Copyright theft: Bayley & Associates managing director Ruth Bayley has won a four-year legal battle against a former employee. Photo: Elesa Kurtz
A former Canberra businessman who stole information from his boss and used it to sell training to spies has been ordered to make a massive payout.
But Nigel Huckstep, who used his top-secret security clearance to win at least $1.6 million in defence contracts over just a few years, has since declared bankruptcy, and his ex-employer, Ruth Bayley, says she is "unlikely to get a cent" of the revenue she lost.
Ms Bayley's training company, Bayley & Associates, is winding up a four-year legal battle against Mr Huckstep and his business, DBR Australia, which he set up while he was working for her.
Both companies specialised in teaching public servants skills such as project management and procurement.
The Federal Court found Mr Huckstep used his job at Bayley & Associates to gain a top-secret positive-vet security clearance (now called positive vetting), which is highly sought because it is needed to work in some intelligence areas.
While working at Bayley & Associates, Mr Huckstep not only established his rival business but began to divert work to it.
He left Ms Bayley's company soon after gaining the security clearance, though not before stealing her entire library of course documents, which he later used to train Australian Signals Directorate staff.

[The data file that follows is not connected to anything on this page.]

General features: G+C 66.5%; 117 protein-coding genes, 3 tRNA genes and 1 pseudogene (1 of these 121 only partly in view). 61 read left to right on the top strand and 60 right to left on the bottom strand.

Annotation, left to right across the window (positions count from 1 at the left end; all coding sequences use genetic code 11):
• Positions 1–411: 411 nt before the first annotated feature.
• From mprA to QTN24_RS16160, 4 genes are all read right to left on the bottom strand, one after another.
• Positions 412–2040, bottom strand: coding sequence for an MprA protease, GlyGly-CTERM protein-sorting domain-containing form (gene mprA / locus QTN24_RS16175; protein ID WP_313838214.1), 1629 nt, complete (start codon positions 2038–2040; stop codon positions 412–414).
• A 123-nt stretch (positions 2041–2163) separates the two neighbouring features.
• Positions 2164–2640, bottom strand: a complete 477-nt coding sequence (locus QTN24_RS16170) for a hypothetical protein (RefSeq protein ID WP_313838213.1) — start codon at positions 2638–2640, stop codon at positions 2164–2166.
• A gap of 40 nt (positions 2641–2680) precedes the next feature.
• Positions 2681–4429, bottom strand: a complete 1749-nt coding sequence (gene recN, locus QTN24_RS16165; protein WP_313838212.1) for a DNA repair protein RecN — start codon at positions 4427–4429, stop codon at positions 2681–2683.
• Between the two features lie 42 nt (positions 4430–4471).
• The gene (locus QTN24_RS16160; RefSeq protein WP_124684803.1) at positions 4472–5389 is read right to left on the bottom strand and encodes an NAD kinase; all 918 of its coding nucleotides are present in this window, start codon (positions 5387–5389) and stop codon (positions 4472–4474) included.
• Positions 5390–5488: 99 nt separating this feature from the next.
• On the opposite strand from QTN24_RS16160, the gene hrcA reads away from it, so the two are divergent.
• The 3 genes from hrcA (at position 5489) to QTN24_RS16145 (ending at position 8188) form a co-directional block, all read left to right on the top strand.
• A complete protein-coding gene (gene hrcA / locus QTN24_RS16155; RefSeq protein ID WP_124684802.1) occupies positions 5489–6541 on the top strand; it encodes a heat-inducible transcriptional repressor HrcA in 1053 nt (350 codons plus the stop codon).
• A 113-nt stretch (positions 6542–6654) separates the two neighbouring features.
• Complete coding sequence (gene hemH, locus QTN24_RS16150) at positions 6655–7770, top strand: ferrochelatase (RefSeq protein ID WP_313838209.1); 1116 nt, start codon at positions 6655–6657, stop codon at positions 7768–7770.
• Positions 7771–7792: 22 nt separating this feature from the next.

By the time Ms Bayley applied for an injunction to stop him from using her documents Mr Huckstep had become an ensconced supplier in the cyber-spy agency.
He confessed to the court that, following the injunction, he used his influence in the signals directorate to steer work away from Bayley & Associates to a rival Canberra company he had worked with, Apis Group.
The court ordered Mr Huckstep and DBR Australia to pay Bayley & Associates $715,000 in legal costs, but it is still calculating a damages claim believed to be well over $1 million.
Ms Bayley told The Canberra Times that copyright theft between training businesses pitching for government work was rampant.
Despite her legal win, she expected to gain nothing financially following Mr Huckstep's bankruptcy.
"This [theft] happens all the time but people are reluctant to pursue it legally. The bitter experience is that people just say it's not worth the effort and cost of chasing the wrongdoing," she said.
"But what was done to me and my business was so bad I just couldn't live with letting him get away with it."
Only 9800 people - mostly public servants and military personnel - hold the rare, positive-vetting security clearances, which make up less than 3 per cent of all clearances in use. It can take up to a year to complete the extensive checks involved in approving the clearance.
During the trial, Bayley & Associates employee Stephen Phipps, who used to work at the spy agency, spoke of how valuable the clearances were for businesses that wanted government contracts.
Mr Phipps told the court that "only those service contractors who had [positive vetting] could move about the [signals directorate's] premises without an escort" or access any of its IT systems. They also tended to be given contracts without needing to compete against rival bids.
He also told the court that he had told Mr Huckstep: "Once you get in the place with [positive vetting], you can use it to entrench yourself, and go through the place pretty much at will selling yourself from the inside."
Mr Huckstep could not be contacted.